The school is located on Southside, Wimbledon Common, on a 24-acre (97,000 m2) site, with the main building being the 19th century Great Hall. The school has 20 Science laboratories and a demonstration laboratory, alongside the 1st XV pitch. The buildings include the Q-block (based around the Quadrangle), College Court, South Hayes, the Taylor Wing, the Reeve School of Art & Design, and the Sports Hall, as well as the Junior School, which has its own buildings, and Rushmere house. There are four rugby pitches on the main site for use by the Senior School, with Coleman's field providing additional pitches for the Junior School. There are six tennis courts on site, four squash courts, a 33m swimming pool and a 25 metre shooting range. There are two additional playing field sites, in Raynes Park and on West Barnes Lane, which provide two fully lit astroturf pitches as well. A new pavilion was opened at West Barnes Lane in September 2011 to replace the old changing rooms.

Sport[edit]

The main sport during the Autumn Term is Rugby, where the school fielded 13 sides during the 2009-10 season. The fixture list for 2009-10 included Cranleigh, St. Paul's, Reed's, Dulwich, Eton, Harrow, Wimbledon College, Whitgift, RGS Guildford, King's Canterbury, St. John's Leatherhead and Tiffin. The First XV and the U15As enter the Daily Mail Cup, and reached the Quarter Finals of the U19 Cup in 2006 and 2007 and the semi-finals of the U15 Vase in 2008 and 2009. The school went on a tour to South Africa in 2010, winning every game.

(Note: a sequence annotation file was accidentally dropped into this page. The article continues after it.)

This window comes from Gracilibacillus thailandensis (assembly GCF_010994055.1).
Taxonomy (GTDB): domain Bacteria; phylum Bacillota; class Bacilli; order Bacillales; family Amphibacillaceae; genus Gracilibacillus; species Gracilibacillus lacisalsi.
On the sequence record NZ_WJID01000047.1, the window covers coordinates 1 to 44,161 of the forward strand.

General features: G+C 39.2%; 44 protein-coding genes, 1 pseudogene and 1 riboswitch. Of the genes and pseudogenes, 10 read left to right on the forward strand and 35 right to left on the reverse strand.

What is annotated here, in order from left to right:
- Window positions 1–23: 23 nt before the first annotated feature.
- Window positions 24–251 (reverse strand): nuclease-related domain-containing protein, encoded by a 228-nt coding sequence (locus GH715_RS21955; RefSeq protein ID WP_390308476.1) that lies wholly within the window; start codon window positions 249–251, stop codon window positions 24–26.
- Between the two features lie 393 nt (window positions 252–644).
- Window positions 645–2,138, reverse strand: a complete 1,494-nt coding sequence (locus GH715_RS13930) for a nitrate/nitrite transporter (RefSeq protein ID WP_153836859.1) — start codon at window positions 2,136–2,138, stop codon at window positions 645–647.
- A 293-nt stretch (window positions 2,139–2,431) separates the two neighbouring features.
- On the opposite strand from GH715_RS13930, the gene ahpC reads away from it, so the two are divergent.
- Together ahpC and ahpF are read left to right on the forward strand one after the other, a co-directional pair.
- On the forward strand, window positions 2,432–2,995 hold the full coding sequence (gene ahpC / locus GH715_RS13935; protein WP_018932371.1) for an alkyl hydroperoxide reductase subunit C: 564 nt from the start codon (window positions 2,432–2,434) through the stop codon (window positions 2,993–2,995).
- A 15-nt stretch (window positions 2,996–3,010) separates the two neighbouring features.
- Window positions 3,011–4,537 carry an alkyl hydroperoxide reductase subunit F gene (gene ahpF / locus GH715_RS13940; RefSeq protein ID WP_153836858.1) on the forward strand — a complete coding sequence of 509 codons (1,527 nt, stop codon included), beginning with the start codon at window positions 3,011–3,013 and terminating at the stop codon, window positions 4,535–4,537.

In football the school reached the Final of the Trinity School's Cup in 2010, and plays a fixture list that includes Hampton, Dulwich, and Latymer. There are football tours every few years to Ireland, and preseason training takes place at Bisham abbey during the Christmas holidays. In Hockey the school also competes at a high level, playing schools like RGS, KGS, and Caterham. There are hockey tours every three years, with the next tour probably happening in 2011.

In the summer, the main sport is cricket. The school plays cricket against schools in 2009 that included Whitgift, Dulwich, Winchester, St. Paul's and St. John's Leatherhead. The success of the cricket teams has suffered slightly due to the early nature of the school's IB exams in comparison to other schools who do A-levels, meaning fewer players in the U6th play, with resulting knock on effects in lower teams. The school's cricket team also tours around every three years, the last tour being to Barbados in 2008. Tennis is also played during the summer, with training camps in Majorca.